It may, for example, be desired to terminate the pressure rise portion of the first steaming step when the pressure is in the range of about 9-11 inches Hg absolute, but in any event less than about 160° F., which is the temperature above which the tobacco may be deleteriously affected. Or it may, for example, be sufficient to raise the temperature only to about 140° F. since experience has shown that good penetration of the tobacco occurs at this temperature and pressure and insect life is effectively killed. However, the individual operator may wish to carry the temperature higher, as for example to 152° F., which for many years was thought to be the minimum temperature necessary to ensure total insect kill.
It will also be understood that shortly after the lower effective operating limit of the second and third stage steam ejectors was reached during the pressure rise, the first stage ejector was shut down.
When point C is reached at about 10 minutes chamber steaming valve 16 is throttled so that a balance is established between steam admitted and steam removed by the vacuum system.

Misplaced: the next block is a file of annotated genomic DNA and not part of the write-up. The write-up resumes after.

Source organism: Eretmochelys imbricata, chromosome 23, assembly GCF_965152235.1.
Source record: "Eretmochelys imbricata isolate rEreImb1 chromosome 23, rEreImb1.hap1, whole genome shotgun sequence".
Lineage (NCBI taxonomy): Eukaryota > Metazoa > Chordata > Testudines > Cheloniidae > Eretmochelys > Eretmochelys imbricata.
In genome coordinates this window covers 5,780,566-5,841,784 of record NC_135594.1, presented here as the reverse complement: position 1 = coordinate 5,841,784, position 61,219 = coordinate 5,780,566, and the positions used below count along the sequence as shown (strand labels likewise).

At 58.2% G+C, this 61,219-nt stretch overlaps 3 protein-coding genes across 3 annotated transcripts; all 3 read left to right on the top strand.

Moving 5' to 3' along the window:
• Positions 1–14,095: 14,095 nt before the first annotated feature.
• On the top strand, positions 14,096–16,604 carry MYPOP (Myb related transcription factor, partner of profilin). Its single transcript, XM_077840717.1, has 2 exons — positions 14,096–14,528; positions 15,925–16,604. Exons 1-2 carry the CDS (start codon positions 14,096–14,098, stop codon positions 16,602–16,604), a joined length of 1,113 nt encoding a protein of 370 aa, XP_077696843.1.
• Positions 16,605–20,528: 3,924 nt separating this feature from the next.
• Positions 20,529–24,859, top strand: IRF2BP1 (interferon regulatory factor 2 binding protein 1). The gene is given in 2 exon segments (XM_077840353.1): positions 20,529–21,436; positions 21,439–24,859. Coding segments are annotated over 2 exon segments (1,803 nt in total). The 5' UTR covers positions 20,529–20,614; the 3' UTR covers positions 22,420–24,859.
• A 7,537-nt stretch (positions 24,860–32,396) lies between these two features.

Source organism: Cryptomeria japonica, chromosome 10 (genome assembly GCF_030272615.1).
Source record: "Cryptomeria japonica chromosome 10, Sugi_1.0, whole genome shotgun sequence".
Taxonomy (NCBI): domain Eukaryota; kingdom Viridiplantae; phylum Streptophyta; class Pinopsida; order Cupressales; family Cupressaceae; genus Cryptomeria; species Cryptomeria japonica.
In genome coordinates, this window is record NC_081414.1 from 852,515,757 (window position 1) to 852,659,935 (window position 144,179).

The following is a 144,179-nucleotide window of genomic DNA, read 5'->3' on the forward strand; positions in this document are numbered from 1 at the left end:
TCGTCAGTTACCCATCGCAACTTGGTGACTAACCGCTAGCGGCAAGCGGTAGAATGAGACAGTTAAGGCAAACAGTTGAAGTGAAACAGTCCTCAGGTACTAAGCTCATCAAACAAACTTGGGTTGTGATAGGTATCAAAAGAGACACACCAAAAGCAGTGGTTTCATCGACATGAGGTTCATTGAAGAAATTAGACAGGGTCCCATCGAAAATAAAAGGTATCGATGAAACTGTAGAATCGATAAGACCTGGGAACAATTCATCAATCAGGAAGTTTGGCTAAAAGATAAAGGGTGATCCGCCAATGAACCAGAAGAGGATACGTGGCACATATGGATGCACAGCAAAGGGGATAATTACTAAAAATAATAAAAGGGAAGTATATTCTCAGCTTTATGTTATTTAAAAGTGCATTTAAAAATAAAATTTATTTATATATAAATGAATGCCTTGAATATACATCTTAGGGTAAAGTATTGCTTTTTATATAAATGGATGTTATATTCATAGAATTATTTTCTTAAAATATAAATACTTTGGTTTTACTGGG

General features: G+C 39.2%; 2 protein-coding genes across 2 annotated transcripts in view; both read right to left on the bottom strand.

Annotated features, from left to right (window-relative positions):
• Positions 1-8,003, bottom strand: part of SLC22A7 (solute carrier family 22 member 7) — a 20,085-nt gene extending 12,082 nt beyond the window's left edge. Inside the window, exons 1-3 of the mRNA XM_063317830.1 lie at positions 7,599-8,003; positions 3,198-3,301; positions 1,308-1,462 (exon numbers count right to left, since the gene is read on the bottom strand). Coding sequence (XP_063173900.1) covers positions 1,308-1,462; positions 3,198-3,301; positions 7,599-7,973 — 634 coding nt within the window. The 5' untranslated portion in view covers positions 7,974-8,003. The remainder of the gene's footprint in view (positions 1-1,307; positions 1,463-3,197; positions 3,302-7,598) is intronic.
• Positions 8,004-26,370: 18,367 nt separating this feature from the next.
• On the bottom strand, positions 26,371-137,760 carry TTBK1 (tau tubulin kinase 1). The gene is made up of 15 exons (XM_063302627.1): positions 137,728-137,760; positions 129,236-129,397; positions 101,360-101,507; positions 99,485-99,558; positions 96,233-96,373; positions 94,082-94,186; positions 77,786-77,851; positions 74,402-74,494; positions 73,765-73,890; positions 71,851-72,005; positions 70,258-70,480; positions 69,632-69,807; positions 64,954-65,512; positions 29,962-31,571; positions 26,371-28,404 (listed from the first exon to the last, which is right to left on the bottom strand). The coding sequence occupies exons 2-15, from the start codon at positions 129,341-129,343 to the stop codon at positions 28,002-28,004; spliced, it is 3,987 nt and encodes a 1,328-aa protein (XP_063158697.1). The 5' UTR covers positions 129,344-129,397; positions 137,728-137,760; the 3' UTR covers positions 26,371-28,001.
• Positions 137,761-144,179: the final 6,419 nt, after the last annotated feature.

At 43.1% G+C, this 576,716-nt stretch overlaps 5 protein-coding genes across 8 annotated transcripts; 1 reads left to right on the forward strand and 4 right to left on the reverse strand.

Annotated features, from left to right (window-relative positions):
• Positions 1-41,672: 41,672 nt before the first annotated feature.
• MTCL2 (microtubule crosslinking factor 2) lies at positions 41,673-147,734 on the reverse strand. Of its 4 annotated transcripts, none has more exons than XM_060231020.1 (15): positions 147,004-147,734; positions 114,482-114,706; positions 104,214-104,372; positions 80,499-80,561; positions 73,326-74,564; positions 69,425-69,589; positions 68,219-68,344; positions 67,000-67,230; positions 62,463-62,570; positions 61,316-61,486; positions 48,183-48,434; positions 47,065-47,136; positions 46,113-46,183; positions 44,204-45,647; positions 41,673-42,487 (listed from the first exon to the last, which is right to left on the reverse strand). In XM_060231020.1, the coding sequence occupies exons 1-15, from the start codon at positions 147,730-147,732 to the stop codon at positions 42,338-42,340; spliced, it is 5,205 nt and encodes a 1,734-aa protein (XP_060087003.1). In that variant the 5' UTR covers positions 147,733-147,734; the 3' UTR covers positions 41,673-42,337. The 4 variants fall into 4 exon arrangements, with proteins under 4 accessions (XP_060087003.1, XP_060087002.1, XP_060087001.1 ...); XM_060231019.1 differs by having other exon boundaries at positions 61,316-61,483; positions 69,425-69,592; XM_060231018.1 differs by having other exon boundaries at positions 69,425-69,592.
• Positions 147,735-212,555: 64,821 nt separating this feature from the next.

The length of the first holding period may be varied within several minutes. In the illustrated cycle a period of time of about 2 minutes is shown. Preferably the total time of the first and second holding periods is about 6 minutes, and accordingly the first holding period may be shortened or lengthened as desired, at least within this range.
The primary function of the first holding period is to ensure that all portions of the tobacco reach the desired temperature which, as mentioned above, may be in the range of about 152° F. to about 160° F.
It will be understood that during this first holding period the steam and any non-condensibles entering the chamber via line 15 will be continually pulled radially inwardly through the tobacco and unused steam or non-condensables discharged through evacuation probe 18.